4 September 2003
Checked and balanced
Bruce thinks we're being taken for fools:
You know how every week or two you get a set of checks from your credit card companies reminding you that you have money that needs to be borrowed? Occasionally they even send you a check with your name on the "Pay to the order to:" line and an amount filled out in the amount box. Now, you know that that check is not free money, that once you cash that check you will be liable for the money you borrowed.
So how is it that tax payers can get a tax rebate while we accrue debt? Aren't the latest tax cuts the federal government's lame attempt to buy us off with our own borrowed money?
Well, yes, I suppose they are. On the other hand, I'd rather I had it than they had it; I am (ever so slightly) less irresponsible with my money than they are. And I need hardly point out that if they didn't take so much in the first place, they wouldn't feel compelled to issue a rebate.
Besides, MasterCard will balk if I try to write too many of those convenience checks; Congress merely votes for an increase in the debt ceiling. Posted at 3:52 PM to Political Science Fiction
Besides, since tax cuts have generally had a positive effect on the inflow of revenues, refusing to give a tax cut while there is debt is arguably about as close to a guarantee that there will never be tax cuts, as it is possible to get while politicians need votes to keep their jobs.
The difference is that we, personally, would owe the credit card company in the first example. However, a tax rebate contributing to government debt can be enjoyed personally but the responsibility of repayment passed on to others; particularly nice if you don't like young people.
By coincidence, Effing Bank sent me a page of convenience checks today, offering 1.9 percent APR through the first of the year. (Anything still unpaid at that time reverts to my standard 7.9 rate.) Since I don't have Alan Greenspan on speed-dial, I set them aside for now.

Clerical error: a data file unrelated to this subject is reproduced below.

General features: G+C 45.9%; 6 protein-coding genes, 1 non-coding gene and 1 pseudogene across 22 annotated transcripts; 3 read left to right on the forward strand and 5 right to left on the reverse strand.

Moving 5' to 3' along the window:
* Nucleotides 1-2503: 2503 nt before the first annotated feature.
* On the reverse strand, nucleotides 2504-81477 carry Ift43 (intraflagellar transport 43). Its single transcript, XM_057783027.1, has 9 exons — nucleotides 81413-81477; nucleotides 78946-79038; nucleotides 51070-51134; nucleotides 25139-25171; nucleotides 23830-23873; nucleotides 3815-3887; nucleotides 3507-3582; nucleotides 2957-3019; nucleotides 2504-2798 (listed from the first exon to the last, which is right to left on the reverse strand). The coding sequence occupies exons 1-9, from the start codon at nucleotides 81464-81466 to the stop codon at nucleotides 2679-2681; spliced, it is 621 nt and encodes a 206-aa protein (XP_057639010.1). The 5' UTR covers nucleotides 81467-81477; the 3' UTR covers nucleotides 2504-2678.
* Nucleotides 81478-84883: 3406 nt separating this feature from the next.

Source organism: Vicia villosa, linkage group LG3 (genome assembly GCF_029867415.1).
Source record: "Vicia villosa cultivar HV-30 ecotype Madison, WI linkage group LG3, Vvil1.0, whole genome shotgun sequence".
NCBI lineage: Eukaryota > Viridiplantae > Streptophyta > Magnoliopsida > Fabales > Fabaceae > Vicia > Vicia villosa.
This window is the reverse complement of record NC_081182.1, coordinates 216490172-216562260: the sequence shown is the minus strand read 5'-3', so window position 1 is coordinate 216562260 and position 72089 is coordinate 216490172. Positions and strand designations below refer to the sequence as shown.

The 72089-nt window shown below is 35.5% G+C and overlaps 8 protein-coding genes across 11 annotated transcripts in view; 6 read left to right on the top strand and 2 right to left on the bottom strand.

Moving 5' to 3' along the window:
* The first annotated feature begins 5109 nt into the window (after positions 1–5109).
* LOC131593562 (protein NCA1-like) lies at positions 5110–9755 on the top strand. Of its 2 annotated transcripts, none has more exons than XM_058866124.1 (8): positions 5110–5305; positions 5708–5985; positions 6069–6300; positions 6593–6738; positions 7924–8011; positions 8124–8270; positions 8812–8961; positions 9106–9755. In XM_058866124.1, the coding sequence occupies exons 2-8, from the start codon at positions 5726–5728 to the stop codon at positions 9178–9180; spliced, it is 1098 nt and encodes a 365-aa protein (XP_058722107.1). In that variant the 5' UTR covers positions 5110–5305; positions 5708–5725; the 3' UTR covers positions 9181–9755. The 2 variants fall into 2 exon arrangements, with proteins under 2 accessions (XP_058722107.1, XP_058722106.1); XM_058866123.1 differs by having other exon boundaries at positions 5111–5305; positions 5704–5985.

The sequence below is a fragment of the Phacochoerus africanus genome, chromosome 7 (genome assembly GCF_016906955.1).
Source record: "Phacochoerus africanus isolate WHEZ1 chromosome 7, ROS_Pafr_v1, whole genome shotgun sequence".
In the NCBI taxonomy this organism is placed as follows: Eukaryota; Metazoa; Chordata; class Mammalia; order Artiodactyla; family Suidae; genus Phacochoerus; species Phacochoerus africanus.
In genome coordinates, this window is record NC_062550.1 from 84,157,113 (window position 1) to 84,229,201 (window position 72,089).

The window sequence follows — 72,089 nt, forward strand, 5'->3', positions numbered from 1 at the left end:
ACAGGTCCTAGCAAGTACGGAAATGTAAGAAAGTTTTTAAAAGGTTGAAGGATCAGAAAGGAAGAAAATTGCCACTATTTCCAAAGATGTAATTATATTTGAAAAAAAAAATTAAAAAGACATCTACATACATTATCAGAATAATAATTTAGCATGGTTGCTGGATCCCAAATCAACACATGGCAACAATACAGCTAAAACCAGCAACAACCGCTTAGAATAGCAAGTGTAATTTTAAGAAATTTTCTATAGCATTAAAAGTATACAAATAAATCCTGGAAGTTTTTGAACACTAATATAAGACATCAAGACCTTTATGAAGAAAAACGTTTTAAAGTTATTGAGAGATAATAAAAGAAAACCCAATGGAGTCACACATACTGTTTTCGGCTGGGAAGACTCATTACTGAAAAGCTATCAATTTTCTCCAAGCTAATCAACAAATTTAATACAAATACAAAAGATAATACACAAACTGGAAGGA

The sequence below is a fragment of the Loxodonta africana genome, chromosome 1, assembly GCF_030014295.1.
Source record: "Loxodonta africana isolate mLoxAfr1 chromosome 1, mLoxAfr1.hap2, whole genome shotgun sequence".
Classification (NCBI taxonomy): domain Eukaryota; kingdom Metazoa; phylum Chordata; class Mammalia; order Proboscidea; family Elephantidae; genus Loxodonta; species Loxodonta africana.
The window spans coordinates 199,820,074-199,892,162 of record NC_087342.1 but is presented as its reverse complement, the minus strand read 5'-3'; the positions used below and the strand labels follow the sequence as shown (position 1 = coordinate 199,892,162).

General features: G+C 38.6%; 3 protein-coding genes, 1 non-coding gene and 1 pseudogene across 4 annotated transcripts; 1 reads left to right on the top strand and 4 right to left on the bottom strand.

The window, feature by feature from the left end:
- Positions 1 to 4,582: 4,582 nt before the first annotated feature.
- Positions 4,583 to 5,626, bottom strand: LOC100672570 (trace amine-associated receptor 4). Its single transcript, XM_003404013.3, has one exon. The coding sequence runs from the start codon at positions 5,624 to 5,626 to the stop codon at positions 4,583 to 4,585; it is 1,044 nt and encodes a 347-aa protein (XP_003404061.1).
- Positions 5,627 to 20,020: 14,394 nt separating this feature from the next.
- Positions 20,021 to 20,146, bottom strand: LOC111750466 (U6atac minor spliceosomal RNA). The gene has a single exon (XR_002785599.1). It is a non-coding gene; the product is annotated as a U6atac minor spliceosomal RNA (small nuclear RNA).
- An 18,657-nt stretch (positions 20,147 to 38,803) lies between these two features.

Its fine to rebate money when you're not spending it like a horny drunk on lady's night!
But its not like we have troops standing around Iraq wondering "What do we do with all this extra money they sent us, we've already rebuilt everything?"
Or teachers soliciting their students for suggestions on how to spend the leftover money they have after paying for operating expenses, salaries and textbooks for the kids.
Governors saying "no thanks, we're caught up on road repair and maintanence!"
and lest we forget, there is pretty direct correlation between the amount of money we divert to debt repayment and the shrinking of available funds for expenses.
Bruce, after reading your comment, I stand by mine. The notion that government employees and politicians can't come up with infinite new ways to spend every penny that comes their way, is quaint and naive. Where have you been?
well, at one point in time I walked around lower income neighborhoods talking to parents who wondered why their kids couldn't EACH have a textbook, but instead were not allowed to take them home, because they didnt HAVE ENOUGH BOOKS!!
My point was exactly that government officials are not sitting around figuring out new ways to spend a surplus of money. they are sitting around wondering how they are going to do what they are asked to do WITHOUT THE MONEY TO DO IT.
kids are not being educated because we dont want to pay for enough teachers, or make teaching a viable vocation. Roads are not being fixed for lack of funds. WE (the people) ask government to act on our behalf to do certain things. By not provisding funding we are dooming them to failure, which if I was thoroughly cynical I would say is the conservative agenda. Failure through starvation.
of course, not having enough money isnt going to stop us from starting wars we cant afford, is it? Even if they were based ON A LIE.
Iraq as Unfunded Mandate. Interesting.
I wonder if it would give more legitimacy if we actually declared war on Iraq.
can you do that AFTER you've declared fighting over?
I'm not quite sure what the rules are in this case, though I suspect they're rather flexible: consider that the Korean War is technically still going on, even though fighting was over 50 years ago.